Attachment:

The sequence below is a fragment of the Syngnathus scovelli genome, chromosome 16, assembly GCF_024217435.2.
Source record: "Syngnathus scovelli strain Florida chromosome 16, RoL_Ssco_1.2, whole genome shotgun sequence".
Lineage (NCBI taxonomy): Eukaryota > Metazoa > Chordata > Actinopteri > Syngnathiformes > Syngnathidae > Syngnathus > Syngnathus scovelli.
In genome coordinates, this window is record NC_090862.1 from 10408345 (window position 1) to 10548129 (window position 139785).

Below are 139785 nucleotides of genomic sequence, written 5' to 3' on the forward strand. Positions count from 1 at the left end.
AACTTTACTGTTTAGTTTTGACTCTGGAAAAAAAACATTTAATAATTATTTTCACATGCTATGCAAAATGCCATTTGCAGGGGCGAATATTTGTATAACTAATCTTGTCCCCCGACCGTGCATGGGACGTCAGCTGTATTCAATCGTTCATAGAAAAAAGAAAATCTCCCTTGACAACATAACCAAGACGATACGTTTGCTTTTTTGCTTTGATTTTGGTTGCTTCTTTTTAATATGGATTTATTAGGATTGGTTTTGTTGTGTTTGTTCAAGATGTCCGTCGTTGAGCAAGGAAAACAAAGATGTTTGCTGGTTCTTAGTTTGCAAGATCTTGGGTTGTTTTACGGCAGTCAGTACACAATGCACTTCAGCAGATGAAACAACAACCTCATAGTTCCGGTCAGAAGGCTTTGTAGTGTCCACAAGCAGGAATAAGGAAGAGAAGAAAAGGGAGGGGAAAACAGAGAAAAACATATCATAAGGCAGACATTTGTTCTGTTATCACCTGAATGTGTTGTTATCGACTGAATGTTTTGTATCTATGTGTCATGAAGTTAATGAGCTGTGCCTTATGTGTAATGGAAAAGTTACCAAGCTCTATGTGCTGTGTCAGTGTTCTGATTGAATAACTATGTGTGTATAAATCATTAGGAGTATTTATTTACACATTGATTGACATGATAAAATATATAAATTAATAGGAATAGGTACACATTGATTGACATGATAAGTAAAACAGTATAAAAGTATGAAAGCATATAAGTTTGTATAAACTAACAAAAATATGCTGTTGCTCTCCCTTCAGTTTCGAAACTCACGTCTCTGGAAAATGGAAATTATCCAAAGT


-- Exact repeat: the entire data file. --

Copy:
The sequence below is a fragment of the Syngnathus scovelli genome, chromosome 16, assembly GCF_024217435.2.
Source record: "Syngnathus scovelli strain Florida chromosome 16, RoL_Ssco_1.2, whole genome shotgun sequence".
Lineage (NCBI taxonomy): Eukaryota > Metazoa > Chordata > Actinopteri > Syngnathiformes > Syngnathidae > Syngnathus > Syngnathus scovelli.
In genome coordinates, this window is record NC_090862.1 from 10408345 (window position 1) to 10548129 (window position 139785).

Below are 139785 nucleotides of genomic sequence, written 5' to 3' on the forward strand. Positions count from 1 at the left end.
AACTTTACTGTTTAGTTTTGACTCTGGAAAAAAAACATTTAATAATTATTTTCACATGCTATGCAAAATGCCATTTGCAGGGGCGAATATTTGTATAACTAATCTTGTCCCCCGACCGTGCATGGGACGTCAGCTGTATTCAATCGTTCATAGAAAAAAGAAAATCTCCCTTGACAACATAACCAAGACGATACGTTTGCTTTTTTGCTTTGATTTTGGTTGCTTCTTTTTAATATGGATTTATTAGGATTGGTTTTGTTGTGTTTGTTCAAGATGTCCGTCGTTGAGCAAGGAAAACAAAGATGTTTGCTGGTTCTTAGTTTGCAAGATCTTGGGTTGTTTTACGGCAGTCAGTACACAATGCACTTCAGCAGATGAAACAACAACCTCATAGTTCCGGTCAGAAGGCTTTGTAGTGTCCACAAGCAGGAATAAGGAAGAGAAGAAAAGGGAGGGGAAAACAGAGAAAAACATATCATAAGGCAGACATTTGTTCTGTTATCACCTGAATGTGTTGTTATCGACTGAATGTTTTGTATCTATGTGTCATGAAGTTAATGAGCTGTGCCTTATGTGTAATGGAAAAGTTACCAAGCTCTATGTGCTGTGTCAGTGTTCTGATTGAATAACTATGTGTGTATAAATCATTAGGAGTATTTATTTACACATTGATTGACATGATAAAATATATAAATTAATAGGAATAGGTACACATTGATTGACATGATAAGTAAAACAGTATAAAAGTATGAAAGCATATAAGTTTGTATAAACTAACAAAAATATGCTGTTGCTCTCCCTTCAGTTTCGAAACTCACGTCTCTGGAAAATGGAAATTATCCAAAGT